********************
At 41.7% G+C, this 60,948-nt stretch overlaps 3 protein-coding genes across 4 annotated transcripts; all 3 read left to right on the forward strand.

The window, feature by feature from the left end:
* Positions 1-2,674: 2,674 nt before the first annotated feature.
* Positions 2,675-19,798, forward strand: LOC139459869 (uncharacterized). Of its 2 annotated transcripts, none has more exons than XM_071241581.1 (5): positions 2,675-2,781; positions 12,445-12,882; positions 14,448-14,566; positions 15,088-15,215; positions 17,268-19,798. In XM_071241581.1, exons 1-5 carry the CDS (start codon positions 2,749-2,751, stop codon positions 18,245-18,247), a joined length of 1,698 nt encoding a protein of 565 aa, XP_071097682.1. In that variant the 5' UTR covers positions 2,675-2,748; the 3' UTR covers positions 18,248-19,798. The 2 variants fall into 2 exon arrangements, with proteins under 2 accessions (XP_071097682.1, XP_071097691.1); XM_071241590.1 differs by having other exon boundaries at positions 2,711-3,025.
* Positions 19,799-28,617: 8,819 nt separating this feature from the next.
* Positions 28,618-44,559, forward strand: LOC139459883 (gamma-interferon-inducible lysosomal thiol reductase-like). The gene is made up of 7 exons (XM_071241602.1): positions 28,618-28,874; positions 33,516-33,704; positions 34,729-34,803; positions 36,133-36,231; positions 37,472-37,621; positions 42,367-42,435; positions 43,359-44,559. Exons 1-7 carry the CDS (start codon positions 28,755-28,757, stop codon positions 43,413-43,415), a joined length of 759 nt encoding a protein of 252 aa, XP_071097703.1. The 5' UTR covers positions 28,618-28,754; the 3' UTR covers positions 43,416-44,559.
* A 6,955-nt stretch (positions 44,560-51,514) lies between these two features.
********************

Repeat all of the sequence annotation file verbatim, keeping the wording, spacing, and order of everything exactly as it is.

At 41.7% G+C, this 60,948-nt stretch overlaps 3 protein-coding genes across 4 annotated transcripts; all 3 read left to right on the forward strand.

The window, feature by feature from the left end:
* Positions 1-2,674: 2,674 nt before the first annotated feature.
* Positions 2,675-19,798, forward strand: LOC139459869 (uncharacterized). Of its 2 annotated transcripts, none has more exons than XM_071241581.1 (5): positions 2,675-2,781; positions 12,445-12,882; positions 14,448-14,566; positions 15,088-15,215; positions 17,268-19,798. In XM_071241581.1, exons 1-5 carry the CDS (start codon positions 2,749-2,751, stop codon positions 18,245-18,247), a joined length of 1,698 nt encoding a protein of 565 aa, XP_071097682.1. In that variant the 5' UTR covers positions 2,675-2,748; the 3' UTR covers positions 18,248-19,798. The 2 variants fall into 2 exon arrangements, with proteins under 2 accessions (XP_071097682.1, XP_071097691.1); XM_071241590.1 differs by having other exon boundaries at positions 2,711-3,025.
* Positions 19,799-28,617: 8,819 nt separating this feature from the next.
* Positions 28,618-44,559, forward strand: LOC139459883 (gamma-interferon-inducible lysosomal thiol reductase-like). The gene is made up of 7 exons (XM_071241602.1): positions 28,618-28,874; positions 33,516-33,704; positions 34,729-34,803; positions 36,133-36,231; positions 37,472-37,621; positions 42,367-42,435; positions 43,359-44,559. Exons 1-7 carry the CDS (start codon positions 28,755-28,757, stop codon positions 43,413-43,415), a joined length of 759 nt encoding a protein of 252 aa, XP_071097703.1. The 5' UTR covers positions 28,618-28,754; the 3' UTR covers positions 43,416-44,559.
* A 6,955-nt stretch (positions 44,560-51,514) lies between these two features.